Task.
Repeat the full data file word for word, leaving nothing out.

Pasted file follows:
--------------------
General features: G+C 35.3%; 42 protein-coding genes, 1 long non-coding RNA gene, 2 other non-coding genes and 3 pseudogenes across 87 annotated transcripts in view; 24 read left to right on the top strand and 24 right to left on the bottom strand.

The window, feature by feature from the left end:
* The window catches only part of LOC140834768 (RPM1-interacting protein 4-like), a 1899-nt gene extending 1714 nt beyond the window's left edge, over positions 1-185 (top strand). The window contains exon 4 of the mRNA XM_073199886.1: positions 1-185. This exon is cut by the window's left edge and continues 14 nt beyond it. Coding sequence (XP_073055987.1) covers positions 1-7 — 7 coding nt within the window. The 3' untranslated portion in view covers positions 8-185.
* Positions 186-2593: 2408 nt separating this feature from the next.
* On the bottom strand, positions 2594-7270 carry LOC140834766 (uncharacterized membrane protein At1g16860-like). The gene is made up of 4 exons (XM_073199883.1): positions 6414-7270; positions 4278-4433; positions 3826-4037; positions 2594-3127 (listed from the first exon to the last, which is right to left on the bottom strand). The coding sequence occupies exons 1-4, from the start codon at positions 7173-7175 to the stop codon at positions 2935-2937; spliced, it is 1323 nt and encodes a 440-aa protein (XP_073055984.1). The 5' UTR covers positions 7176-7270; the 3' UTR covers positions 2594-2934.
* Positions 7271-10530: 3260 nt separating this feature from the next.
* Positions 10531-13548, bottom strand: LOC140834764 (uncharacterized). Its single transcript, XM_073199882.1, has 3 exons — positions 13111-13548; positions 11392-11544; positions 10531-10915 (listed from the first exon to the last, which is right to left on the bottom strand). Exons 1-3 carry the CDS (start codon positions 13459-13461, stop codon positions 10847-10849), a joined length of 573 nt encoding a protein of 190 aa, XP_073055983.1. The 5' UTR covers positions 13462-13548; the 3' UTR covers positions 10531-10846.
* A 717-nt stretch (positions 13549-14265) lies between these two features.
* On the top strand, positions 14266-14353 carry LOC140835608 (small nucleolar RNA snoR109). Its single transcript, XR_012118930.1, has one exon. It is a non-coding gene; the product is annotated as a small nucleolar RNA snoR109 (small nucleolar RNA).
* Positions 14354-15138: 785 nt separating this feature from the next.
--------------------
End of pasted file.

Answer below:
General features: G+C 35.3%; 42 protein-coding genes, 1 long non-coding RNA gene, 2 other non-coding genes and 3 pseudogenes across 87 annotated transcripts in view; 24 read left to right on the top strand and 24 right to left on the bottom strand.

The window, feature by feature from the left end:
* The window catches only part of LOC140834768 (RPM1-interacting protein 4-like), a 1899-nt gene extending 1714 nt beyond the window's left edge, over positions 1-185 (top strand). The window contains exon 4 of the mRNA XM_073199886.1: positions 1-185. This exon is cut by the window's left edge and continues 14 nt beyond it. Coding sequence (XP_073055987.1) covers positions 1-7 — 7 coding nt within the window. The 3' untranslated portion in view covers positions 8-185.
* Positions 186-2593: 2408 nt separating this feature from the next.
* On the bottom strand, positions 2594-7270 carry LOC140834766 (uncharacterized membrane protein At1g16860-like). The gene is made up of 4 exons (XM_073199883.1): positions 6414-7270; positions 4278-4433; positions 3826-4037; positions 2594-3127 (listed from the first exon to the last, which is right to left on the bottom strand). The coding sequence occupies exons 1-4, from the start codon at positions 7173-7175 to the stop codon at positions 2935-2937; spliced, it is 1323 nt and encodes a 440-aa protein (XP_073055984.1). The 5' UTR covers positions 7176-7270; the 3' UTR covers positions 2594-2934.
* Positions 7271-10530: 3260 nt separating this feature from the next.
* Positions 10531-13548, bottom strand: LOC140834764 (uncharacterized). Its single transcript, XM_073199882.1, has 3 exons — positions 13111-13548; positions 11392-11544; positions 10531-10915 (listed from the first exon to the last, which is right to left on the bottom strand). Exons 1-3 carry the CDS (start codon positions 13459-13461, stop codon positions 10847-10849), a joined length of 573 nt encoding a protein of 190 aa, XP_073055983.1. The 5' UTR covers positions 13462-13548; the 3' UTR covers positions 10531-10846.
* A 717-nt stretch (positions 13549-14265) lies between these two features.
* On the top strand, positions 14266-14353 carry LOC140835608 (small nucleolar RNA snoR109). Its single transcript, XR_012118930.1, has one exon. It is a non-coding gene; the product is annotated as a small nucleolar RNA snoR109 (small nucleolar RNA).
* Positions 14354-15138: 785 nt separating this feature from the next.